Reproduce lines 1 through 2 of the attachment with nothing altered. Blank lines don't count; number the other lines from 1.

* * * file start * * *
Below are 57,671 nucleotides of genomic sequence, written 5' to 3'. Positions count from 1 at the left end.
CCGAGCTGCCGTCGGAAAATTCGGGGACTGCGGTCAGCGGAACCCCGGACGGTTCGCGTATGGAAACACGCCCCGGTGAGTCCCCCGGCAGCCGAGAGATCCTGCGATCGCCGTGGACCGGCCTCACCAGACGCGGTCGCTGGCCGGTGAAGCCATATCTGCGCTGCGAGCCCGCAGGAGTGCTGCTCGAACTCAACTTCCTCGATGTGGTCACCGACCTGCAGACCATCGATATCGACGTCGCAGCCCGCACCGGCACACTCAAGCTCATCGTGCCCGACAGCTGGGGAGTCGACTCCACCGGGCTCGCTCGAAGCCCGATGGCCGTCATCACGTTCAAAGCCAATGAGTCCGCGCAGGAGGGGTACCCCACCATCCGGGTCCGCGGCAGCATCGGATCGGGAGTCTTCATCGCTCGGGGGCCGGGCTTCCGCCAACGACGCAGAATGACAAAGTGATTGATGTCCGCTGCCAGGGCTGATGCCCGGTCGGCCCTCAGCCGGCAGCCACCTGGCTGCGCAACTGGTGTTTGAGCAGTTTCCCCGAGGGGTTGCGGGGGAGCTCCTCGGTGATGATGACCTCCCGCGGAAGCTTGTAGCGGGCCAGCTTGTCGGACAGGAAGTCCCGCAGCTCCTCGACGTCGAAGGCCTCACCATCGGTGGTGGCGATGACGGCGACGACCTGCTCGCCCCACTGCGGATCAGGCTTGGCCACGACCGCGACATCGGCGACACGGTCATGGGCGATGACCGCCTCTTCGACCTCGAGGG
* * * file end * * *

Below are 57,671 nucleotides of genomic sequence, written 5' to 3'. Positions count from 1 at the left end.
CCGAGCTGCCGTCGGAAAATTCGGGGACTGCGGTCAGCGGAACCCCGGACGGTTCGCGTATGGAAACACGCCCCGGTGAGTCCCCCGGCAGCCGAGAGATCCTGCGATCGCCGTGGACCGGCCTCACCAGACGCGGTCGCTGGCCGGTGAAGCCATATCTGCGCTGCGAGCCCGCAGGAGTGCTGCTCGAACTCAACTTCCTCGATGTGGTCACCGACCTGCAGACCATCGATATCGACGTCGCAGCCCGCACCGGCACACTCAAGCTCATCGTGCCCGACAGCTGGGGAGTCGACTCCACCGGGCTCGCTCGAAGCCCGATGGCCGTCATCACGTTCAAAGCCAATGAGTCCGCGCAGGAGGGGTACCCCACCATCCGGGTCCGCGGCAGCATCGGATCGGGAGTCTTCATCGCTCGGGGGCCGGGCTTCCGCCAACGACGCAGAATGACAAAGTGATTGATGTCCGCTGCCAGGGCTGATGCCCGGTCGGCCCTCAGCCGGCAGCCACCTGGCTGCGCAACTGGTGTTTGAGCAGTTTCCCCGAGGGGTTGCGGGGGAGCTCCTCGGTGATGATGACCTCCCGCGGAAGCTTGTAGCGGGCCAGCTTGTCGGACAGGAAGTCCCGCAGCTCCTCGACGTCGAAGGCCTCACCATCGGTGGTGGCGATGACGGCGACGACCTGCTCGCCCCACTGCGGATCAGGCTTGGCCACGACCGCGACATCGGCGACACGGTCATGGGCGATGACCGCCTCTTCGACCTCGAGGG